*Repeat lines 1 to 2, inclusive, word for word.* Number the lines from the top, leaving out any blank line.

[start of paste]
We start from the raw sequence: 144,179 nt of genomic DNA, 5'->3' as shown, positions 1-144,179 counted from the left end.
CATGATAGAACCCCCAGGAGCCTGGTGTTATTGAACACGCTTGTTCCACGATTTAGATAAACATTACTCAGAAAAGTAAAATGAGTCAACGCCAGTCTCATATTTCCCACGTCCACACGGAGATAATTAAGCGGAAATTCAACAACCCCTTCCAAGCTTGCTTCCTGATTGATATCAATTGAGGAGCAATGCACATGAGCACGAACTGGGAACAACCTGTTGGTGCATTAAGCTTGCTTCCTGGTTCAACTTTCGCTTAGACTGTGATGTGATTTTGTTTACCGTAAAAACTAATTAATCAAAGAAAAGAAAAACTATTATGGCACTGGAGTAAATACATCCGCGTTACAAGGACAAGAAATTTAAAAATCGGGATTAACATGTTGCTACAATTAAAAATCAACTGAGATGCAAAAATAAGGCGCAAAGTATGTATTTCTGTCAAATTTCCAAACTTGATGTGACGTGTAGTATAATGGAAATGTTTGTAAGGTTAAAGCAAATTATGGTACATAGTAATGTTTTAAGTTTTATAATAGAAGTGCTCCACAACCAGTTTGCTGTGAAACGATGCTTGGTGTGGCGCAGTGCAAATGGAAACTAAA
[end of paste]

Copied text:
We start from the raw sequence: 144,179 nt of genomic DNA, 5'->3' as shown, positions 1-144,179 counted from the left end.
CATGATAGAACCCCCAGGAGCCTGGTGTTATTGAACACGCTTGTTCCACGATTTAGATAAACATTACTCAGAAAAGTAAAATGAGTCAACGCCAGTCTCATATTTCCCACGTCCACACGGAGATAATTAAGCGGAAATTCAACAACCCCTTCCAAGCTTGCTTCCTGATTGATATCAATTGAGGAGCAATGCACATGAGCACGAACTGGGAACAACCTGTTGGTGCATTAAGCTTGCTTCCTGGTTCAACTTTCGCTTAGACTGTGATGTGATTTTGTTTACCGTAAAAACTAATTAATCAAAGAAAAGAAAAACTATTATGGCACTGGAGTAAATACATCCGCGTTACAAGGACAAGAAATTTAAAAATCGGGATTAACATGTTGCTACAATTAAAAATCAACTGAGATGCAAAAATAAGGCGCAAAGTATGTATTTCTGTCAAATTTCCAAACTTGATGTGACGTGTAGTATAATGGAAATGTTTGTAAGGTTAAAGCAAATTATGGTACATAGTAATGTTTTAAGTTTTATAATAGAAGTGCTCCACAACCAGTTTGCTGTGAAACGATGCTTGGTGTGGCGCAGTGCAAATGGAAACTAAA